I missed last night's WWdN because I ended up going to see one of my absolute favorite authors of all time, Stephen King, speaking live about his new book and answering audience questions here in the city. I reteurned home shortly before 10pm, the sitter had already put both girls to bed and all seemed calm and quiet. So I sat down to the pc, and mapped out my evening, beginning by activating the girly chat and seeing what mtt's were on the schedule on pokerstars and full tilt, my two virtual card rooms of choice these days. After surveying the schedule and chatting with some playas, I settled on a simple poker plan for the evening: (1) the 20k at 10pm ET, (2) $26 token buyin HORSE mtt on full tilt at 10:15pm, and (3) the $5 turbo nlh mtt on pokerstars at 10:39pm. I wanted to play some cash to continue grinding out my bonus dollars on full tilt, but jeciimd talked me into the HORSE mtt (that took a lot of arm twisting!) and cash would have to wait for me to bust out of at least one of these things.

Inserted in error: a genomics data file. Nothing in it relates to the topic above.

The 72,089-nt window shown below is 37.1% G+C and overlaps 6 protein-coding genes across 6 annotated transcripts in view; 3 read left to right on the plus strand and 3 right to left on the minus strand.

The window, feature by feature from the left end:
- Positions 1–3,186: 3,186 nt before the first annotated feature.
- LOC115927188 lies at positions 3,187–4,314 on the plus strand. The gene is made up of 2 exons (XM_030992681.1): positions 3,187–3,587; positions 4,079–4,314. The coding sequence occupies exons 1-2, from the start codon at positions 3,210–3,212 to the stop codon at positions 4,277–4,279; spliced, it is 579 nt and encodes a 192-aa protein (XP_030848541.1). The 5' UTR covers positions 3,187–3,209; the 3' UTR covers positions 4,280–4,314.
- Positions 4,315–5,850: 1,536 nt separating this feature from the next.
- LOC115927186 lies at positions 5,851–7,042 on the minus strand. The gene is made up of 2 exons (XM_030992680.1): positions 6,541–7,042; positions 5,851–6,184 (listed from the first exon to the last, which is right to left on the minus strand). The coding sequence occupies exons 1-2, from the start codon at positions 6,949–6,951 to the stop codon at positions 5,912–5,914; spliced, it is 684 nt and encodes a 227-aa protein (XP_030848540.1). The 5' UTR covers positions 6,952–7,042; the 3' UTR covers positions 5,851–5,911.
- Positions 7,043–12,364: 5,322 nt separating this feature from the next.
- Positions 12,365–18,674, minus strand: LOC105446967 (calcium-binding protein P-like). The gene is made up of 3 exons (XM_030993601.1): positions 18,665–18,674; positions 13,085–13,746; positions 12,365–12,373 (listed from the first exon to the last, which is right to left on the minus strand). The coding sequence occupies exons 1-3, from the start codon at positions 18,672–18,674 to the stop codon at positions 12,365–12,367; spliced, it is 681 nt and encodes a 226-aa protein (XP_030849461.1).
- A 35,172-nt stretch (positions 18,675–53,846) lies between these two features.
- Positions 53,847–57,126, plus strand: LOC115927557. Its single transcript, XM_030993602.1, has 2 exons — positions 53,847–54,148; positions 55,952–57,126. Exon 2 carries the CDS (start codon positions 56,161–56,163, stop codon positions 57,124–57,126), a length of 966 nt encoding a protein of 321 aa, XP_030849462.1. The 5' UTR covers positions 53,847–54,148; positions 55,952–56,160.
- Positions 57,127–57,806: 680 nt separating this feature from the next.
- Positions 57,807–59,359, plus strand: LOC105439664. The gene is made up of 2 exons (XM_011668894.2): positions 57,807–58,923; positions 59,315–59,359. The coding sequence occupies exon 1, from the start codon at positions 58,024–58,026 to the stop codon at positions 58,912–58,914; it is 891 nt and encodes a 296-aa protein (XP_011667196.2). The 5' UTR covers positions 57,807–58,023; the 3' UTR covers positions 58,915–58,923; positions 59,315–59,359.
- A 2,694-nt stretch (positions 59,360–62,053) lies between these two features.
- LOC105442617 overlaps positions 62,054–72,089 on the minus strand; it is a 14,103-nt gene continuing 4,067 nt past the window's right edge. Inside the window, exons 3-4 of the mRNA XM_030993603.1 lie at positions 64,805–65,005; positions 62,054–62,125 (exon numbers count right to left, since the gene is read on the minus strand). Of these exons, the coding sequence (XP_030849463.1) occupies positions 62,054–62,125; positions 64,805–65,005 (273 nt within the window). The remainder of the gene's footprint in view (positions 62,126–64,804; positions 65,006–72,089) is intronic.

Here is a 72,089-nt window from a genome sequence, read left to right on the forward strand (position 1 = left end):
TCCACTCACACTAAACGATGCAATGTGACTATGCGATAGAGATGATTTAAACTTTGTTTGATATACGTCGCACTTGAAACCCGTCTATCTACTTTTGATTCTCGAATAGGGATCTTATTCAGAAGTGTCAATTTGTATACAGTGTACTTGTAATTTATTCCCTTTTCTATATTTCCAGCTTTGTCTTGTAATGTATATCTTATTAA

I made my first move in the 20k, when about 40 minutes in, I was faced with this allin flop push by a guy on a shortish stack who had just taken a bad bad beat at the river on the hand immediately before this one:

This guy hadn't played a big hand yet in the entire tournament in more than 40 minutes, and on his first try I watched him get rivered hard. So I had him on a bit steaming just then, and when he pushed here, you've seen me post about this kind of call many times here actually from early in the big mtt's. Guys get a little short, and they start acting desperate and pushing on flops with nothing but two high cards that did not connect. I thought it over, reran his preflop actions (calling my 4x preflop raise) and his postflop actions and what I'd watched him do at this table for the past half hour or so, and decided to make the call:

Yes! The donks in the first hour of the 20k are really funny sometimes. You just have to get your mind in tune with their donkey brains, and you can lay some good reads and set some fun traps and just watch the zombies walk right into them.